Greet Your Table, Drive Your Sales
Maybe you’re a guest like me: I like to arrive on time. In fact I despise rushing, it bums me out. So I often find myself the first to arrive to restaurants when meeting friends and clients. On one hand it is nice having time to check my phone, get settled and invariably I like to start with a drink. Whether it is water, a cup of tea or a glass of wine I like to start out with a beverage and a greeting from my waiter. On the other hand, however, in my experience it very often takes 5-10 minutes for a waiter to acknowledge me as a guest.
I don’t know if it is because I am alone at the table but it always drives me nuts! I find that I either have to flag someone down or catch eyes with someone across a room to have a server come to the table. And this isn’t just about me. The restaurant is potentially losing a sale. The sooner the ordering process can begin the better it is for the bottom line of the restaurant. For instance: if I order a glass of wine and enjoy a portion of it while waiting I am quite likely to order another when my companions arrive or we place our order so I have a full glass on the table. No matter if it is wine or water, greeting the table and getting beverages to the table is a key factor in making sales.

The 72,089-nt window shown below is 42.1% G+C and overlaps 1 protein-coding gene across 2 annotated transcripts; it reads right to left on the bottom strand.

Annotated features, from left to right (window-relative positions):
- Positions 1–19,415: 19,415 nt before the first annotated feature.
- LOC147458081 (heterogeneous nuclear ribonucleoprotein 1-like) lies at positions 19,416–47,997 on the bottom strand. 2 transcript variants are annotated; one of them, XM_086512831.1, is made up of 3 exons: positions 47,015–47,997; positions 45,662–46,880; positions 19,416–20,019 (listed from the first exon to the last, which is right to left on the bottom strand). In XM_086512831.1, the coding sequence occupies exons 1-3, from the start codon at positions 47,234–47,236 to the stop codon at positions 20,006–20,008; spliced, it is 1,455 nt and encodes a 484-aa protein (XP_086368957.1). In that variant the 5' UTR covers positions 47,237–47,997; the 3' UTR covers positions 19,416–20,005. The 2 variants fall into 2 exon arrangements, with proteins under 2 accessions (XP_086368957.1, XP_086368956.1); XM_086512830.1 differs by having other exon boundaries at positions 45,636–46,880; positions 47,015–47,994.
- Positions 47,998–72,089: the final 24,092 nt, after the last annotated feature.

When I was a young waitress I remember when I was inexperienced and feeling nervous “interrupting” a guest as they settled in or waited for the others. But I will never forget the manager I worked with who really made me understand that as a server I am in charge. The server is in charge of the guest’s experience and must control and guide the experience of the guest.
As a guest I know this to be true. Even if I only want tap water the very fact that someone acknowledges my presence (and in turn introduces himself as the person in charge of my table) is a key interaction: it is the first moment of communication and connection and it delivers the message “you can rely on me” to the guest. Trust is key in delivering great service and this first moment starts things off on the right (or wrong) note. “Does anyone notice me?” is not the way any guest should feel in your restaurant and you should not lose one sale due to a lost moment of connection
There is a universal credo in the restaurant business: greet your table in 1-2 minutes. We as guests know this to be true; this is one of the conventions in the customer service dance. As an owner or manager you must remember: service is the engine of sales. Without service there is no money to be made. The team and the servers need to hustle to make it happen; their job is to start the clock on the table’s service, start the engine of sales and move the service experience along for their guests.